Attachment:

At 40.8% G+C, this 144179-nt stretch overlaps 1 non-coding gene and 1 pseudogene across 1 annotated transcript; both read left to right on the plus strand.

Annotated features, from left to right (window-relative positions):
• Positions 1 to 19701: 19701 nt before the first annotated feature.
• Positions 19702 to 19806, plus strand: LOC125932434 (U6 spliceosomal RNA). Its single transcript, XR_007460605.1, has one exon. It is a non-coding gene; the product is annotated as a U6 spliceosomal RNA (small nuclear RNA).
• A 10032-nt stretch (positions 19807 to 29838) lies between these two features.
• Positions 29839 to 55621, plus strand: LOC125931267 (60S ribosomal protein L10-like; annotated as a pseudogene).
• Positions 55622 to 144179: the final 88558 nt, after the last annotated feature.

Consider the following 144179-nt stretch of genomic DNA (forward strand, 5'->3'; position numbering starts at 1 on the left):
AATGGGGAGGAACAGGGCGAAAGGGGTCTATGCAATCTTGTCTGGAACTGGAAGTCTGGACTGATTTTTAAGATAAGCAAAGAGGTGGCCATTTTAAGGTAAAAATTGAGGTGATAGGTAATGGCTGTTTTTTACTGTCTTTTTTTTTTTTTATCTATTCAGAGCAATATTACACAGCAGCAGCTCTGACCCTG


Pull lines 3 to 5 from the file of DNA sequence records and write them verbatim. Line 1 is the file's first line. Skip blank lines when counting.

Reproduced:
• Positions 1 to 19701: 19701 nt before the first annotated feature.
• Positions 19702 to 19806, plus strand: LOC125932434 (U6 spliceosomal RNA). Its single transcript, XR_007460605.1, has one exon. It is a non-coding gene; the product is annotated as a U6 spliceosomal RNA (small nuclear RNA).
• A 10032-nt stretch (positions 19807 to 29838) lies between these two features.